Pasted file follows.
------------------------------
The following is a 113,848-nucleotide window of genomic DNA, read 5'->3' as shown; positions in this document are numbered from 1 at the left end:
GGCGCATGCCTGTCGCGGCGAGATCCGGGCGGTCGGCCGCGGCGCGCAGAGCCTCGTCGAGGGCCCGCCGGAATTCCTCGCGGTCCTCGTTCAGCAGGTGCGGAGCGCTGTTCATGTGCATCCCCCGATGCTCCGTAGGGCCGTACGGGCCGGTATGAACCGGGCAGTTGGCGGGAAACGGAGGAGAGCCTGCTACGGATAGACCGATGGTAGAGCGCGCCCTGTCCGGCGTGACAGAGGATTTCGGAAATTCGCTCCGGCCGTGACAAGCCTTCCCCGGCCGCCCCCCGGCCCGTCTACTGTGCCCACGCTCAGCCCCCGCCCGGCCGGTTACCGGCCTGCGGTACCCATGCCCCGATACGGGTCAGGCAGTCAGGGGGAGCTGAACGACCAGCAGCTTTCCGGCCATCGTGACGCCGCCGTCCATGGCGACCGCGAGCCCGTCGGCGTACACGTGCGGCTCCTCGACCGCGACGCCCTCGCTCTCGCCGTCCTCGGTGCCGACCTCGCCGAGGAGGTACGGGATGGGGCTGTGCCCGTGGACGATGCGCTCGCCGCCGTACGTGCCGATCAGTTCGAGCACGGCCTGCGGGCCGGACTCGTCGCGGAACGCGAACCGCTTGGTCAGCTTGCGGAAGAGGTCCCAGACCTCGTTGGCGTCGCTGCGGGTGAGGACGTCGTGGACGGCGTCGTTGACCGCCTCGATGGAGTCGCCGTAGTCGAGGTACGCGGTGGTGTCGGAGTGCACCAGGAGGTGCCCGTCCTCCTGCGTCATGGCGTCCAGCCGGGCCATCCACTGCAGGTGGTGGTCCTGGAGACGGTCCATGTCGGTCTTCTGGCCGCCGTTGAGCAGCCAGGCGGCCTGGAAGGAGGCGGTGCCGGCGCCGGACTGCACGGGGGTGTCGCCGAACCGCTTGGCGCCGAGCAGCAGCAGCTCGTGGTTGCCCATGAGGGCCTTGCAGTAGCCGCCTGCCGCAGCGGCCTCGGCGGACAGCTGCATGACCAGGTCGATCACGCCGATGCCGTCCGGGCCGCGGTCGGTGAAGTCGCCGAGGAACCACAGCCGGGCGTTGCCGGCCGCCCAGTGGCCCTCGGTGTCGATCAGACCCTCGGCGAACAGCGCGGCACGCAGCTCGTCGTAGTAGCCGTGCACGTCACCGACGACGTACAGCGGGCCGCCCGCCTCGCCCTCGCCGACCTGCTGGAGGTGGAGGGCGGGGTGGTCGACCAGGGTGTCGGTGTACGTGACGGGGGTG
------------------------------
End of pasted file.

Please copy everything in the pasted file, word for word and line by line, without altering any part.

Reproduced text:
The following is a 113,848-nucleotide window of genomic DNA, read 5'->3' as shown; positions in this document are numbered from 1 at the left end:
GGCGCATGCCTGTCGCGGCGAGATCCGGGCGGTCGGCCGCGGCGCGCAGAGCCTCGTCGAGGGCCCGCCGGAATTCCTCGCGGTCCTCGTTCAGCAGGTGCGGAGCGCTGTTCATGTGCATCCCCCGATGCTCCGTAGGGCCGTACGGGCCGGTATGAACCGGGCAGTTGGCGGGAAACGGAGGAGAGCCTGCTACGGATAGACCGATGGTAGAGCGCGCCCTGTCCGGCGTGACAGAGGATTTCGGAAATTCGCTCCGGCCGTGACAAGCCTTCCCCGGCCGCCCCCCGGCCCGTCTACTGTGCCCACGCTCAGCCCCCGCCCGGCCGGTTACCGGCCTGCGGTACCCATGCCCCGATACGGGTCAGGCAGTCAGGGGGAGCTGAACGACCAGCAGCTTTCCGGCCATCGTGACGCCGCCGTCCATGGCGACCGCGAGCCCGTCGGCGTACACGTGCGGCTCCTCGACCGCGACGCCCTCGCTCTCGCCGTCCTCGGTGCCGACCTCGCCGAGGAGGTACGGGATGGGGCTGTGCCCGTGGACGATGCGCTCGCCGCCGTACGTGCCGATCAGTTCGAGCACGGCCTGCGGGCCGGACTCGTCGCGGAACGCGAACCGCTTGGTCAGCTTGCGGAAGAGGTCCCAGACCTCGTTGGCGTCGCTGCGGGTGAGGACGTCGTGGACGGCGTCGTTGACCGCCTCGATGGAGTCGCCGTAGTCGAGGTACGCGGTGGTGTCGGAGTGCACCAGGAGGTGCCCGTCCTCCTGCGTCATGGCGTCCAGCCGGGCCATCCACTGCAGGTGGTGGTCCTGGAGACGGTCCATGTCGGTCTTCTGGCCGCCGTTGAGCAGCCAGGCGGCCTGGAAGGAGGCGGTGCCGGCGCCGGACTGCACGGGGGTGTCGCCGAACCGCTTGGCGCCGAGCAGCAGCAGCTCGTGGTTGCCCATGAGGGCCTTGCAGTAGCCGCCTGCCGCAGCGGCCTCGGCGGACAGCTGCATGACCAGGTCGATCACGCCGATGCCGTCCGGGCCGCGGTCGGTGAAGTCGCCGAGGAACCACAGCCGGGCGTTGCCGGCCGCCCAGTGGCCCTCGGTGTCGATCAGACCCTCGGCGAACAGCGCGGCACGCAGCTCGTCGTAGTAGCCGTGCACGTCACCGACGACGTACAGCGGGCCGCCCGCCTCGCCCTCGCCGACCTGCTGGAGGTGGAGGGCGGGGTGGTCGACCAGGGTGTCGGTGTACGTGACGGGGGTG